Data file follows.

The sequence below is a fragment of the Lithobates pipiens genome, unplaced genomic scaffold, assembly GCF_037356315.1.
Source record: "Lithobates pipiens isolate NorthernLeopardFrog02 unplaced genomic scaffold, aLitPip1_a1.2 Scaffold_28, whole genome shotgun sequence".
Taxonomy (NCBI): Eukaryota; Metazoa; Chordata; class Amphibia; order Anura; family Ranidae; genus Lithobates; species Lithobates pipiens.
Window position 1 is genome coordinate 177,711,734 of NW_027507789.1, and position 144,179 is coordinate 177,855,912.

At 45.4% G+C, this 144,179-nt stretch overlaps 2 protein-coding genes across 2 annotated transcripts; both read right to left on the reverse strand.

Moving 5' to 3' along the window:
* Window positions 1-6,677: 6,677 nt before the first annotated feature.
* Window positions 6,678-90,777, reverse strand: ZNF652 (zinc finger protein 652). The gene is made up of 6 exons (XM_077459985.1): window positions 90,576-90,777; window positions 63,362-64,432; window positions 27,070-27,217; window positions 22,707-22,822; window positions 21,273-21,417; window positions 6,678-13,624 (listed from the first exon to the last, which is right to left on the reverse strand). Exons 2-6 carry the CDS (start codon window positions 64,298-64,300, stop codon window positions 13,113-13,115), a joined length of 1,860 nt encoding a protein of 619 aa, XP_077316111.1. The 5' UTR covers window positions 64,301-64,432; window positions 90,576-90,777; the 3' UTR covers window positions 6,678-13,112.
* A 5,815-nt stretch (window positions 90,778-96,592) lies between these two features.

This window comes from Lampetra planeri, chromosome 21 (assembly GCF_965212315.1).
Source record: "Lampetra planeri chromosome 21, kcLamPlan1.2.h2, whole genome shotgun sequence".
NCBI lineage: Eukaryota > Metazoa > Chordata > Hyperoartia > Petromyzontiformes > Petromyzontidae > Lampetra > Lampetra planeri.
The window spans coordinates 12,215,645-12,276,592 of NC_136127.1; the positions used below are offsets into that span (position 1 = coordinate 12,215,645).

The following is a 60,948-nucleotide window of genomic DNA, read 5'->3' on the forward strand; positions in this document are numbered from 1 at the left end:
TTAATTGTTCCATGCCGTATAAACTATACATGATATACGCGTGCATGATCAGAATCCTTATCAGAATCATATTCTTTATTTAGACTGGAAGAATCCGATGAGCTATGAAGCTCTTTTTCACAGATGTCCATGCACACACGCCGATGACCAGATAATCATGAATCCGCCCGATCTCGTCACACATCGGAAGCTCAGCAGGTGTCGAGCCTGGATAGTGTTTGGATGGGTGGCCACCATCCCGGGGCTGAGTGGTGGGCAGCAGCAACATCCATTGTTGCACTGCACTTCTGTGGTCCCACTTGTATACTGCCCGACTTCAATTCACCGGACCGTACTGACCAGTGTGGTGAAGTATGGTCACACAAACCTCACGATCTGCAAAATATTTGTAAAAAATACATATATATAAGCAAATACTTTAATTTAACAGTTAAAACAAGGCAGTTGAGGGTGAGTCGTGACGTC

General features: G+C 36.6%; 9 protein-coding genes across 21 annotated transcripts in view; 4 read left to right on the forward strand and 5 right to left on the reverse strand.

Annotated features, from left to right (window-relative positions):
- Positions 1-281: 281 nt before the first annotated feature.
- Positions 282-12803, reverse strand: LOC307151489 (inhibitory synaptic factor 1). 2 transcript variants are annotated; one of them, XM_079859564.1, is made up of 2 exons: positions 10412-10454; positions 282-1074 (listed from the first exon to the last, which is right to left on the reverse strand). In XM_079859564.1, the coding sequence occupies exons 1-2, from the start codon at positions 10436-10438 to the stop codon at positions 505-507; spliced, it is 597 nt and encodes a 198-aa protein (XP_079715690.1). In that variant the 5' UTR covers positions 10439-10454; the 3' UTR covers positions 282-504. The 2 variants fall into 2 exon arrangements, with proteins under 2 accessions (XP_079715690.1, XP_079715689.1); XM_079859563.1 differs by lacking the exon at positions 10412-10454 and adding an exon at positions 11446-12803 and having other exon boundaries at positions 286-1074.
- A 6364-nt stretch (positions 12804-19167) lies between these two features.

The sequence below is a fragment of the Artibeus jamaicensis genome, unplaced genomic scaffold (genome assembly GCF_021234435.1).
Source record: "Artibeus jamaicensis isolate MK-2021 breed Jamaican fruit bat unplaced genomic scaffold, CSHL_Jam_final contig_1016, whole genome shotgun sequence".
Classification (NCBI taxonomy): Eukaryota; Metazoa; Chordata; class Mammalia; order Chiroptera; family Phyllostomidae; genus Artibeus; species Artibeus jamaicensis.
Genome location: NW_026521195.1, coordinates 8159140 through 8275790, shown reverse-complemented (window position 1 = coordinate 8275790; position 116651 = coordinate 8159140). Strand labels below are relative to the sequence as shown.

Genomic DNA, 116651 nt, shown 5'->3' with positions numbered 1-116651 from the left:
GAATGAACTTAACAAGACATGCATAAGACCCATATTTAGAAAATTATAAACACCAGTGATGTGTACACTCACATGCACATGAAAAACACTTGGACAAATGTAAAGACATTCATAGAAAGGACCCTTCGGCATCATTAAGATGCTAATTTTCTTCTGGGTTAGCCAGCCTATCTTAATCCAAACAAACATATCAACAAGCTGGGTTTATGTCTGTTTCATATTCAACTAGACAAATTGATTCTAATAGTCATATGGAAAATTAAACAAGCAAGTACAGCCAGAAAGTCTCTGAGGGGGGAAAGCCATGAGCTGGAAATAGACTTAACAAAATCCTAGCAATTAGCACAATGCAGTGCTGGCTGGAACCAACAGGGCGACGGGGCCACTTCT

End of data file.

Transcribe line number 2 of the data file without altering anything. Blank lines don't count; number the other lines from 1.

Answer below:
Source record: "Lithobates pipiens isolate NorthernLeopardFrog02 unplaced genomic scaffold, aLitPip1_a1.2 Scaffold_28, whole genome shotgun sequence".